Blake Fought, 19, died at 3 a.m. this morning in Montgomery Regional Hospital. He had been in the hospital since Feb. 8 and was supposed to be discharged this morning, said his father, Mark Fought.

Fought was a second-year student at Radford University who was the sports editor for The Tartan. During his freshman year, he wrote for the university's Internet magazine, Whim, and was outspoken about his views on a cartoon series called "Christ on Campus" that the magazine began publishing in 2005.

A devout Christian, Fought was a member of the RU chapter of Chi Alpha. In addition to writing for RU student media, Fought was a frequent contributor to RUnderground. His last column was published on Feb. 28 and discussed his illness.

An announcement about Fought's funeral will be made in the next few days. His father said the family would appreciate a huge turnout. "It would mean a lot to us," he said.

We asked Brian Erskine, a friend of Blake's, to write a little something about his friend, and he said he was honored to do so.


Below is Erskine's tribute:

Trying to find words to describe how you feel when someone has gone to be with Christ is a nearly impossible task. Emotions run through you faster than you seem to be able to resolve them.

The world lost an amazing young man today.

Blake Fought was the kind of person we will not replace. A devoted Christian and champion for God, Blake touched all of us. There were two words Blake did not understand: give up. His fight to bring glory to God by speaking out against blasphemy in his community was how the public knew Blake.

However, the rest of us saw something different.

Blake loved the Lord and moreover wanted those people close to him to feel the same. Some called him a zealot. But I call him convicted: convicted of the fact that there was no life without Christ.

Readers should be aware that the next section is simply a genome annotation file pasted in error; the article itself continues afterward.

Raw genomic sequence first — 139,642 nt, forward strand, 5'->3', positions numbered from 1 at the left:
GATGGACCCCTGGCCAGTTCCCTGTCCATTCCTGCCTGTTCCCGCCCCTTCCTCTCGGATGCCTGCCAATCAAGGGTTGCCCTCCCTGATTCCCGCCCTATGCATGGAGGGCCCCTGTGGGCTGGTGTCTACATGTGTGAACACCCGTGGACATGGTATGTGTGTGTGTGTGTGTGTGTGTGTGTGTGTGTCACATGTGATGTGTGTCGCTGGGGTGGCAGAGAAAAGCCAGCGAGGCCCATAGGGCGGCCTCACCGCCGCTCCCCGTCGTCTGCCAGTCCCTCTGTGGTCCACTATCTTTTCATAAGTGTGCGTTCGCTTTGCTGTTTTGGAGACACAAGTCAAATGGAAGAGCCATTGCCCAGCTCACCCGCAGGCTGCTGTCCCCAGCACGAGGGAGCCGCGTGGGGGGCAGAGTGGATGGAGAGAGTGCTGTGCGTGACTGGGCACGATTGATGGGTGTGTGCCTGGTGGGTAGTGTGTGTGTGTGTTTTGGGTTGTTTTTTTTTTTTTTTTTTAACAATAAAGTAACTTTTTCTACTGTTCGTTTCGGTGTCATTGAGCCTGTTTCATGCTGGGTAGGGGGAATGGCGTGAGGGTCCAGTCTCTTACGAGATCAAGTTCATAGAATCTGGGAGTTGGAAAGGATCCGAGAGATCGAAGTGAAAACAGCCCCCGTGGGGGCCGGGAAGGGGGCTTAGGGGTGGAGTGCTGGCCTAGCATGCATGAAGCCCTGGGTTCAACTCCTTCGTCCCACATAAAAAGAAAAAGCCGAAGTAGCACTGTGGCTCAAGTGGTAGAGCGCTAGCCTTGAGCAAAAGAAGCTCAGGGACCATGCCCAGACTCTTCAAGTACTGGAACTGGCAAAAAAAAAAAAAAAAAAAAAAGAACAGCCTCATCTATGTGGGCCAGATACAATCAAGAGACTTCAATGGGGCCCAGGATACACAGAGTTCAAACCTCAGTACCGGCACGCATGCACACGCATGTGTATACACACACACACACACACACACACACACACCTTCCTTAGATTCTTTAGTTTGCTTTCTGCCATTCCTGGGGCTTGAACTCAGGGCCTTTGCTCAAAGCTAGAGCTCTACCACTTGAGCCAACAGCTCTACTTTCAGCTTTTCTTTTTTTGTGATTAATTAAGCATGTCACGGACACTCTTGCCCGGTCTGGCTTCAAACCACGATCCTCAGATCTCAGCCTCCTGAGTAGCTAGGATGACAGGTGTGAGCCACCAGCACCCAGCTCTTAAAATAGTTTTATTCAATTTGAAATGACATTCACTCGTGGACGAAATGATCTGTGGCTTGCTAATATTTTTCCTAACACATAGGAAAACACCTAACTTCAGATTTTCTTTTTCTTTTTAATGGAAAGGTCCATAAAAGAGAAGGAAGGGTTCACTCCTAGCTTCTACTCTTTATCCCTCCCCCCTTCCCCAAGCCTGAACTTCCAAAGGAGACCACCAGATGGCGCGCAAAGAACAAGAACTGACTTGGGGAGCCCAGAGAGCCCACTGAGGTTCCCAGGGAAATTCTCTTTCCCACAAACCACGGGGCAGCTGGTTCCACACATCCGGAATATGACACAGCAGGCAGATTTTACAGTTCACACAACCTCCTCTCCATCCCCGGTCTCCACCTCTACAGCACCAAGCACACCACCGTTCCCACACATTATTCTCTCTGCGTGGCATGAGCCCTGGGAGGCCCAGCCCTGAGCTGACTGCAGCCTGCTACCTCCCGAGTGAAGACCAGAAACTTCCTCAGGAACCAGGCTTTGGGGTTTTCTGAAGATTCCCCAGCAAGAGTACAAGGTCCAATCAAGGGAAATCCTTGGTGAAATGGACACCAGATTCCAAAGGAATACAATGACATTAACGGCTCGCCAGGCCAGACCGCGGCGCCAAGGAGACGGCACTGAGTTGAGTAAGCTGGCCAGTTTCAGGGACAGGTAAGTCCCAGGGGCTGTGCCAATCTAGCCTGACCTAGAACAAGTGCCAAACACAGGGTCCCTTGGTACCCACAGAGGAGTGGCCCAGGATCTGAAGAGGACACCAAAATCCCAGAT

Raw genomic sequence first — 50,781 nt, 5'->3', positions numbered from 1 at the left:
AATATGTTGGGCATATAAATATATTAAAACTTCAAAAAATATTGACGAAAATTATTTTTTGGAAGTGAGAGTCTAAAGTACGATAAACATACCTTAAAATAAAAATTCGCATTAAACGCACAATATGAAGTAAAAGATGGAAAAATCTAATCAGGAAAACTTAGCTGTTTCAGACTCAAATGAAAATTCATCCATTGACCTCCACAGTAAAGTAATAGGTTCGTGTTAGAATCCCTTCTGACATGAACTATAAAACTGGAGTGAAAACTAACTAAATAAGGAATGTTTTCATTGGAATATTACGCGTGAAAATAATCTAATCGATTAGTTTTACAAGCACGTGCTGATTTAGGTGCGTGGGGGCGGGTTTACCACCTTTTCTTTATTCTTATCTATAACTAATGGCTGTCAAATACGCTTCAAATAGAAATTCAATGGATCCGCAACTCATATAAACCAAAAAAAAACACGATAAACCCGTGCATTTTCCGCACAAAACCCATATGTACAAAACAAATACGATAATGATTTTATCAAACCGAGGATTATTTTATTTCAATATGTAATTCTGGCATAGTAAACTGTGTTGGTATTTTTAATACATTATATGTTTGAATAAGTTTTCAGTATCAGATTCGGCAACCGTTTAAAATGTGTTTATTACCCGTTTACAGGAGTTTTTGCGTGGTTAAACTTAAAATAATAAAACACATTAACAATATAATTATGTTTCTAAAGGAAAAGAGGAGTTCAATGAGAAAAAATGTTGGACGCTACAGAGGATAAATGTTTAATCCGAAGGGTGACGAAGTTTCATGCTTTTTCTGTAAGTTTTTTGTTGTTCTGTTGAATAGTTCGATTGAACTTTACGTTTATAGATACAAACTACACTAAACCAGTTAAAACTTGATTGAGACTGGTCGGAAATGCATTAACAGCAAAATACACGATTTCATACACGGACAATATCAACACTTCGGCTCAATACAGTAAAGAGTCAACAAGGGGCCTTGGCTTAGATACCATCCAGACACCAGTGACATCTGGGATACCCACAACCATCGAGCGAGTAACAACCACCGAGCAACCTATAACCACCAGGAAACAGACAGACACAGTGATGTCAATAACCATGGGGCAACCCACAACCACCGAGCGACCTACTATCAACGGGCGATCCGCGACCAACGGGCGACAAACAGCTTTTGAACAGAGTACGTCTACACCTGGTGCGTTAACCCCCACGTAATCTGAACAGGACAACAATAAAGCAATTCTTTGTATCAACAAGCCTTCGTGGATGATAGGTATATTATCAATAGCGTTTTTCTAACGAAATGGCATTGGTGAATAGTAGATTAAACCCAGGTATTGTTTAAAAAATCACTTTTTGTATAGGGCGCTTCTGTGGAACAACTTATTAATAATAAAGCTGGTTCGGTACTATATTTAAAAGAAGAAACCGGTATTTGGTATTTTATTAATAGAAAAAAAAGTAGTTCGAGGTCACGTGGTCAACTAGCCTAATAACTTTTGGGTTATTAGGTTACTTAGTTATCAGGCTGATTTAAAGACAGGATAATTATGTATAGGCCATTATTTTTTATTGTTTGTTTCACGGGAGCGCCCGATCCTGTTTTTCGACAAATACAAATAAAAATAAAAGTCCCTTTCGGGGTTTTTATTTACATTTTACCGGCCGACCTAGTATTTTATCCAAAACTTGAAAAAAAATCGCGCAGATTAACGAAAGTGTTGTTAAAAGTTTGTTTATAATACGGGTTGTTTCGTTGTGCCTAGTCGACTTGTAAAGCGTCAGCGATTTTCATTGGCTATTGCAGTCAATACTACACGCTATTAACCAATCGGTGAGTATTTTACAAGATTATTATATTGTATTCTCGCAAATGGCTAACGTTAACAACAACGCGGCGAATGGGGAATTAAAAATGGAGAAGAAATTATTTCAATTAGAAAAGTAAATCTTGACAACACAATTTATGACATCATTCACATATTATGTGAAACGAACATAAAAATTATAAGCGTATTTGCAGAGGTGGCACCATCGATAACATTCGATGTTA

His sincere approach to his every challenge inspired me in so many ways. Taking other people under his wing, Blake mentored them and brought them to Christ. We always knew and had said several times that we would never - even if we could - force people to believe in God, because only when people make that decision on their own can it be true.

An avid sports guru and talented writer, Blake laughed in the face of adversity and never once showed a hint of pessimism.

Even hours before he left us, Blake bragged about what he had for lunch and the fact that he was being discharged from the hospital. This was Blake, through and through.

Blake would say that what we lost is far less important than what we gained.

Blake wanted to make a difference. He knew that someday, although too soon, when he was gone, the way he touched other people would live on. In him, I gained a dear friend and role model. His family gained an amazing son and brother. Christ gained another soul in concert with Him in a place where sorrow and pain do not follow.